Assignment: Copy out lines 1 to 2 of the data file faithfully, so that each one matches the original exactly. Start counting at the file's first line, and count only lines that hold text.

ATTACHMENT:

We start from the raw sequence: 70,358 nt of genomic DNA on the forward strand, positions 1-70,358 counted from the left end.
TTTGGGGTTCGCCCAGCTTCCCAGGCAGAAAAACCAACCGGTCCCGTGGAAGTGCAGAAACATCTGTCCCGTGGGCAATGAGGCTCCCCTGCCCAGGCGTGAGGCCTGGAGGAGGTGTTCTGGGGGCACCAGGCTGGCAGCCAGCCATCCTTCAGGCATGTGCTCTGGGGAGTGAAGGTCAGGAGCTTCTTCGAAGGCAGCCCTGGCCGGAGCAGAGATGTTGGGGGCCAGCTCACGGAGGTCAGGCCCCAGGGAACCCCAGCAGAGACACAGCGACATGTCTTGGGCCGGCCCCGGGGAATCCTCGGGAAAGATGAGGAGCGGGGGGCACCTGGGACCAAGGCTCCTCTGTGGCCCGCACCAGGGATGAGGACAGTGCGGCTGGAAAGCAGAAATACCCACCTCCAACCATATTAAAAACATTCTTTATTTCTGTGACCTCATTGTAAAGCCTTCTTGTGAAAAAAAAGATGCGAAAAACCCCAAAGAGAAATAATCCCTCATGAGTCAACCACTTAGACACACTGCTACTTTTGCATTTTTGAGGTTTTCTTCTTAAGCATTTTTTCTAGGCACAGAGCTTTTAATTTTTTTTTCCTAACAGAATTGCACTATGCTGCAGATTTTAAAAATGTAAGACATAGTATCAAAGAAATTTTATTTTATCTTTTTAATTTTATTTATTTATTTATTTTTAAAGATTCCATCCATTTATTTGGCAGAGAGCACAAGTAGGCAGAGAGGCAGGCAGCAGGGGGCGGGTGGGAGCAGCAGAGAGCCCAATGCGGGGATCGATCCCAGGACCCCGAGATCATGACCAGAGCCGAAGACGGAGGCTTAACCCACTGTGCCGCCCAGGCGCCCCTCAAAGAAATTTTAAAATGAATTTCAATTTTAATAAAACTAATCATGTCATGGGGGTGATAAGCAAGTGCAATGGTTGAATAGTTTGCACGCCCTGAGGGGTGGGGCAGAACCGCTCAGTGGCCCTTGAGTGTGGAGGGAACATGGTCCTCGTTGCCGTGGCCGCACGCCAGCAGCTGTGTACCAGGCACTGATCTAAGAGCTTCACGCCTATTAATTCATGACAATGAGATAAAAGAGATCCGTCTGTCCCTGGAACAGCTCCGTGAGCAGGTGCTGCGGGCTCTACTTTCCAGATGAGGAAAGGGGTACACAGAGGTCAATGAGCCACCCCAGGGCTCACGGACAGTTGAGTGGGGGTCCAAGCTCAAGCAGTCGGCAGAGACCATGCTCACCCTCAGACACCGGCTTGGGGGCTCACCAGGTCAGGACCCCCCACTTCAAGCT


We start from the raw sequence: 70,358 nt of genomic DNA on the forward strand, positions 1-70,358 counted from the left end.
TTTGGGGTTCGCCCAGCTTCCCAGGCAGAAAAACCAACCGGTCCCGTGGAAGTGCAGAAACATCTGTCCCGTGGGCAATGAGGCTCCCCTGCCCAGGCGTGAGGCCTGGAGGAGGTGTTCTGGGGGCACCAGGCTGGCAGCCAGCCATCCTTCAGGCATGTGCTCTGGGGAGTGAAGGTCAGGAGCTTCTTCGAAGGCAGCCCTGGCCGGAGCAGAGATGTTGGGGGCCAGCTCACGGAGGTCAGGCCCCAGGGAACCCCAGCAGAGACACAGCGACATGTCTTGGGCCGGCCCCGGGGAATCCTCGGGAAAGATGAGGAGCGGGGGGCACCTGGGACCAAGGCTCCTCTGTGGCCCGCACCAGGGATGAGGACAGTGCGGCTGGAAAGCAGAAATACCCACCTCCAACCATATTAAAAACATTCTTTATTTCTGTGACCTCATTGTAAAGCCTTCTTGTGAAAAAAAAGATGCGAAAAACCCCAAAGAGAAATAATCCCTCATGAGTCAACCACTTAGACACACTGCTACTTTTGCATTTTTGAGGTTTTCTTCTTAAGCATTTTTTCTAGGCACAGAGCTTTTAATTTTTTTTTCCTAACAGAATTGCACTATGCTGCAGATTTTAAAAATGTAAGACATAGTATCAAAGAAATTTTATTTTATCTTTTTAATTTTATTTATTTATTTATTTTTAAAGATTCCATCCATTTATTTGGCAGAGAGCACAAGTAGGCAGAGAGGCAGGCAGCAGGGGGCGGGTGGGAGCAGCAGAGAGCCCAATGCGGGGATCGATCCCAGGACCCCGAGATCATGACCAGAGCCGAAGACGGAGGCTTAACCCACTGTGCCGCCCAGGCGCCCCTCAAAGAAATTTTAAAATGAATTTCAATTTTAATAAAACTAATCATGTCATGGGGGTGATAAGCAAGTGCAATGGTTGAATAGTTTGCACGCCCTGAGGGGTGGGGCAGAACCGCTCAGTGGCCCTTGAGTGTGGAGGGAACATGGTCCTCGTTGCCGTGGCCGCACGCCAGCAGCTGTGTACCAGGCACTGATCTAAGAGCTTCACGCCTATTAATTCATGACAATGAGATAAAAGAGATCCGTCTGTCCCTGGAACAGCTCCGTGAGCAGGTGCTGCGGGCTCTACTTTCCAGATGAGGAAAGGGGTACACAGAGGTCAATGAGCCACCCCAGGGCTCACGGACAGTTGAGTGGGGGTCCAAGCTCAAGCAGTCGGCAGAGACCATGCTCACCCTCAGACACCGGCTTGGGGGCTCACCAGGTCAGGACCCCCCACTTCAAGCT